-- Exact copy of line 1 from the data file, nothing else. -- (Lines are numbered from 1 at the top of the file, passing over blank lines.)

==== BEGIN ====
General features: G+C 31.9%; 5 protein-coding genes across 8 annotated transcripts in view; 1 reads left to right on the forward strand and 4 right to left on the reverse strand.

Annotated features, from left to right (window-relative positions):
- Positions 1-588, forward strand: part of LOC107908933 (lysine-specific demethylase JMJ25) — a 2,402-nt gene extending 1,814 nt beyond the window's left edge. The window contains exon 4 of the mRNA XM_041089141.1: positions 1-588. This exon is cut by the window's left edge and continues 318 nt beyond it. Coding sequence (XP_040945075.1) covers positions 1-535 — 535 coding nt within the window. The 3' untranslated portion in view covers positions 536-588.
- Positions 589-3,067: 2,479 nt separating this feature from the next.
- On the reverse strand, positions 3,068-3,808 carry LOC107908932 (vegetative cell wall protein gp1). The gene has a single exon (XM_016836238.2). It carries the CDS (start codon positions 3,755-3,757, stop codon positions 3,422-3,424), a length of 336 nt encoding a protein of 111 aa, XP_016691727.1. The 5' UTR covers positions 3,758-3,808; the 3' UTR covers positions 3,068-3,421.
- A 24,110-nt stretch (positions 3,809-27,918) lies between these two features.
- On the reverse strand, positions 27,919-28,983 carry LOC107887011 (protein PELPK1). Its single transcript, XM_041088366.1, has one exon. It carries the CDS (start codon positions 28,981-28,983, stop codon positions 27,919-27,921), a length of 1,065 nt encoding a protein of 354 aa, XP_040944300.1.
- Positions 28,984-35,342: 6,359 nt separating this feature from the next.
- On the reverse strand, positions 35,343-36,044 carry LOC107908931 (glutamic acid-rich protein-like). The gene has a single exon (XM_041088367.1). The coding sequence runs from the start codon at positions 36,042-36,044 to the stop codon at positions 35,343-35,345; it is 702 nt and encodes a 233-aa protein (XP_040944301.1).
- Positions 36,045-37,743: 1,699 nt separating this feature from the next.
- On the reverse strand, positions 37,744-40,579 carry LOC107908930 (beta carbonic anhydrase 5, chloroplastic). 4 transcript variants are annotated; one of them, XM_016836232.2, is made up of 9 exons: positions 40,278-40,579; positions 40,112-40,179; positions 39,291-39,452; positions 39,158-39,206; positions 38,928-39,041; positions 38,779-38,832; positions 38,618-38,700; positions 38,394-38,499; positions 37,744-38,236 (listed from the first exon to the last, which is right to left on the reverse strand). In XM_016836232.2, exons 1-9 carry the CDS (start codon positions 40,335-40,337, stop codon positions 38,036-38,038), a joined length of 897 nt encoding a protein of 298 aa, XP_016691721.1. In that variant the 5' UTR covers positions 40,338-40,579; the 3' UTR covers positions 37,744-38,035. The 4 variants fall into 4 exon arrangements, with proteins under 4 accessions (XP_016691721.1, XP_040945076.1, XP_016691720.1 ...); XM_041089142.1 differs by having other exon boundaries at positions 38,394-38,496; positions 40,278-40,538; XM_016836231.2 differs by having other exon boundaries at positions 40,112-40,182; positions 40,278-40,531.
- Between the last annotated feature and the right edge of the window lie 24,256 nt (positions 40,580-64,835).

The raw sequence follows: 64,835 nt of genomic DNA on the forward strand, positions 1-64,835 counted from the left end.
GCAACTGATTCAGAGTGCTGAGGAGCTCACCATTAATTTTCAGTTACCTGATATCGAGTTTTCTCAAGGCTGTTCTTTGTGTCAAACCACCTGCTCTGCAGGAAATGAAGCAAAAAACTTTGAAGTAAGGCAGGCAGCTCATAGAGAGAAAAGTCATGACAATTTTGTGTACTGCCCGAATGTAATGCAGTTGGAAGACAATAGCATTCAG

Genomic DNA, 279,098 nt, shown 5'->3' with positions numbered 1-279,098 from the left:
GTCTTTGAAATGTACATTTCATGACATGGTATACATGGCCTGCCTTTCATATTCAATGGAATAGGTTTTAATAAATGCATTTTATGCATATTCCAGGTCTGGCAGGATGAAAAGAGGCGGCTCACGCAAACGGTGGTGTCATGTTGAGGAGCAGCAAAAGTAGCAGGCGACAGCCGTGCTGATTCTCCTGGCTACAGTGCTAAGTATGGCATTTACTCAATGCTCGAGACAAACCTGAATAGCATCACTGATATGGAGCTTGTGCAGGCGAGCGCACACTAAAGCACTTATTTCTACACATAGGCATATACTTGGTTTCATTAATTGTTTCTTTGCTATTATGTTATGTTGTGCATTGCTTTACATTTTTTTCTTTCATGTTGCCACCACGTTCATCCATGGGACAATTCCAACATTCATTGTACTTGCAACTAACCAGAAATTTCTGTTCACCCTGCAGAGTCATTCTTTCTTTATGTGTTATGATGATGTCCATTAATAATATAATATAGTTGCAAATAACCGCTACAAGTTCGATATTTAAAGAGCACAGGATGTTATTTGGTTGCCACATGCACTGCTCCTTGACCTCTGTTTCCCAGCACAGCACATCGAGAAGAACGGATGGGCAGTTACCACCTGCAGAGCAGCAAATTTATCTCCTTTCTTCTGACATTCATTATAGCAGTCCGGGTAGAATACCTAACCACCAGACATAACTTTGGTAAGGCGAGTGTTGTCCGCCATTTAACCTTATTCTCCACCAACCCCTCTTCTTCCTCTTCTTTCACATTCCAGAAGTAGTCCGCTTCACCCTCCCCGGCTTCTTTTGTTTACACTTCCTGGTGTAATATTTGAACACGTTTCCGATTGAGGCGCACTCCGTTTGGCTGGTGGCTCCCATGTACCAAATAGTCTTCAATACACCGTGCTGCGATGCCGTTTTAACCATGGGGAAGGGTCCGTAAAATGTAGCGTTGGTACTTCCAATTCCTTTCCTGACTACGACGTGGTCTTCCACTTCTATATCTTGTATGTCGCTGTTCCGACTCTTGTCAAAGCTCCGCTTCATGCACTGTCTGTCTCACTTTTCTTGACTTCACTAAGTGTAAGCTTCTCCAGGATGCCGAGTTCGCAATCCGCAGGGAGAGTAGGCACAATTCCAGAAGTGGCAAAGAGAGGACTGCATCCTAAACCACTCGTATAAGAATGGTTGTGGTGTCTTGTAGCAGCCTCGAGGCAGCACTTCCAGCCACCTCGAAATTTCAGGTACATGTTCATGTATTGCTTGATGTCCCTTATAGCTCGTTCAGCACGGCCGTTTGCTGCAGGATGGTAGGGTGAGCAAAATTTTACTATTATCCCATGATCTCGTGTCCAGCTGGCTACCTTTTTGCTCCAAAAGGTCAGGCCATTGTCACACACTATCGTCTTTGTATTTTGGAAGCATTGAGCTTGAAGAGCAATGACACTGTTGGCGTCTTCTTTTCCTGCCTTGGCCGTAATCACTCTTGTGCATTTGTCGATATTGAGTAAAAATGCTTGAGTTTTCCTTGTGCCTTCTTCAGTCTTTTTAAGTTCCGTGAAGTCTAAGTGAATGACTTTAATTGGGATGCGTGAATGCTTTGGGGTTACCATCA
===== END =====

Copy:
General features: G+C 31.9%; 5 protein-coding genes across 8 annotated transcripts in view; 1 reads left to right on the forward strand and 4 right to left on the reverse strand.